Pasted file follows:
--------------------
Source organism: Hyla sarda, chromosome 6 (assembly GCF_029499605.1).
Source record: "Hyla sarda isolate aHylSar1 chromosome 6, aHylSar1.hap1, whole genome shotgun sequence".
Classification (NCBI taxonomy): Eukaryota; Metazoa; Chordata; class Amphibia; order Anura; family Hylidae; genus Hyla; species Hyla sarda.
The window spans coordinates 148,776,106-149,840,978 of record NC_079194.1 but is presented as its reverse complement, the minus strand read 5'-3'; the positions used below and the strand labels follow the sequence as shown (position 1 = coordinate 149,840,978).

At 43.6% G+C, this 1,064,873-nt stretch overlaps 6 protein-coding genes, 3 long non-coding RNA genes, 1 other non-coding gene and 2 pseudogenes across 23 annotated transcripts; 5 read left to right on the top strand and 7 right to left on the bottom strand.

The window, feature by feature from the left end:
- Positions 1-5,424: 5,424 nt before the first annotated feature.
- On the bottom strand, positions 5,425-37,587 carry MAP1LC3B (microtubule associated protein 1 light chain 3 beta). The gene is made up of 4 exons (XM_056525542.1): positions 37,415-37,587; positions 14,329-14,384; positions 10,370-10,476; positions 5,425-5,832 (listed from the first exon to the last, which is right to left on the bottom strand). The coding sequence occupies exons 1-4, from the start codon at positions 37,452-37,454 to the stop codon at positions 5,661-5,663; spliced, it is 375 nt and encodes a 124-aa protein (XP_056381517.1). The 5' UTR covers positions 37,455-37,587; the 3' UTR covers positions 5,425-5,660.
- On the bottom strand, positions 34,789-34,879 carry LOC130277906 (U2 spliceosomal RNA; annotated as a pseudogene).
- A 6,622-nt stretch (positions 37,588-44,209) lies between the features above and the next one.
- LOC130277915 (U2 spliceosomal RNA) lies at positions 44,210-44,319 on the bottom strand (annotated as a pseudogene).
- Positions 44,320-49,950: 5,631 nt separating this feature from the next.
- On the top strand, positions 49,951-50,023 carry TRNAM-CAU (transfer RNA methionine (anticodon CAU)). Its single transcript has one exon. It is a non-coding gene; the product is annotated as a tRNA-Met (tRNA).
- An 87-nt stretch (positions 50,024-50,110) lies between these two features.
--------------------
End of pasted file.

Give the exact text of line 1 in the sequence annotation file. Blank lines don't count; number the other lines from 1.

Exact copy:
Source organism: Hyla sarda, chromosome 6 (assembly GCF_029499605.1).